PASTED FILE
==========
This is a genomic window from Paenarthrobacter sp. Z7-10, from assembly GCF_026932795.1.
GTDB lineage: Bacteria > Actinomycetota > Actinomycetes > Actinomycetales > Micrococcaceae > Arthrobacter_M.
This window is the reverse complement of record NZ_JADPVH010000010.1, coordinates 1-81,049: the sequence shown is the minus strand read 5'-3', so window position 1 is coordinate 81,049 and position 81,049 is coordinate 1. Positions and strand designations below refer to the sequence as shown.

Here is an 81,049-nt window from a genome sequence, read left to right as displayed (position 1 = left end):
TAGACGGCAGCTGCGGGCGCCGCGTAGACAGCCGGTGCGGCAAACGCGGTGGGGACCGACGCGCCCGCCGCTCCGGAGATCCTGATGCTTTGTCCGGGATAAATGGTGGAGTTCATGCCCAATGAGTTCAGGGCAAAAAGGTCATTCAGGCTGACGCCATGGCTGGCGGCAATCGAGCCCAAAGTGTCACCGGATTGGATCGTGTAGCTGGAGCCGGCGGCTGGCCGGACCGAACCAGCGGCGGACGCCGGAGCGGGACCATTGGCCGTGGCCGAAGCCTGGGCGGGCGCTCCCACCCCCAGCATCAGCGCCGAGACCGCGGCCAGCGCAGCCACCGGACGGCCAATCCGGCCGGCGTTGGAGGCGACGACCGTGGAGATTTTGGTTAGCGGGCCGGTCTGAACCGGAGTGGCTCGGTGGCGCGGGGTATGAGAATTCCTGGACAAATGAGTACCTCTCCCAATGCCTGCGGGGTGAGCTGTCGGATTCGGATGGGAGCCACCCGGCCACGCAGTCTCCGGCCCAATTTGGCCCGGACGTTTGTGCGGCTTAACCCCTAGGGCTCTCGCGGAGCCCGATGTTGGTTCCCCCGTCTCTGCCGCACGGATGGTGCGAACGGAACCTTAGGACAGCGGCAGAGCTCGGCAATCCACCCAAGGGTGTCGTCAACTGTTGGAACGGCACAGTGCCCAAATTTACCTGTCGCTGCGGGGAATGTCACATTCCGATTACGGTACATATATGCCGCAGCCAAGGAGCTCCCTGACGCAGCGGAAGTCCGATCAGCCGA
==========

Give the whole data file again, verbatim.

This is a genomic window from Paenarthrobacter sp. Z7-10, from assembly GCF_026932795.1.
GTDB lineage: Bacteria > Actinomycetota > Actinomycetes > Actinomycetales > Micrococcaceae > Arthrobacter_M.
This window is the reverse complement of record NZ_JADPVH010000010.1, coordinates 1-81,049: the sequence shown is the minus strand read 5'-3', so window position 1 is coordinate 81,049 and position 81,049 is coordinate 1. Positions and strand designations below refer to the sequence as shown.

Here is an 81,049-nt window from a genome sequence, read left to right as displayed (position 1 = left end):
TAGACGGCAGCTGCGGGCGCCGCGTAGACAGCCGGTGCGGCAAACGCGGTGGGGACCGACGCGCCCGCCGCTCCGGAGATCCTGATGCTTTGTCCGGGATAAATGGTGGAGTTCATGCCCAATGAGTTCAGGGCAAAAAGGTCATTCAGGCTGACGCCATGGCTGGCGGCAATCGAGCCCAAAGTGTCACCGGATTGGATCGTGTAGCTGGAGCCGGCGGCTGGCCGGACCGAACCAGCGGCGGACGCCGGAGCGGGACCATTGGCCGTGGCCGAAGCCTGGGCGGGCGCTCCCACCCCCAGCATCAGCGCCGAGACCGCGGCCAGCGCAGCCACCGGACGGCCAATCCGGCCGGCGTTGGAGGCGACGACCGTGGAGATTTTGGTTAGCGGGCCGGTCTGAACCGGAGTGGCTCGGTGGCGCGGGGTATGAGAATTCCTGGACAAATGAGTACCTCTCCCAATGCCTGCGGGGTGAGCTGTCGGATTCGGATGGGAGCCACCCGGCCACGCAGTCTCCGGCCCAATTTGGCCCGGACGTTTGTGCGGCTTAACCCCTAGGGCTCTCGCGGAGCCCGATGTTGGTTCCCCCGTCTCTGCCGCACGGATGGTGCGAACGGAACCTTAGGACAGCGGCAGAGCTCGGCAATCCACCCAAGGGTGTCGTCAACTGTTGGAACGGCACAGTGCCCAAATTTACCTGTCGCTGCGGGGAATGTCACATTCCGATTACGGTACATATATGCCGCAGCCAAGGAGCTCCCTGACGCAGCGGAAGTCCGATCAGCCGA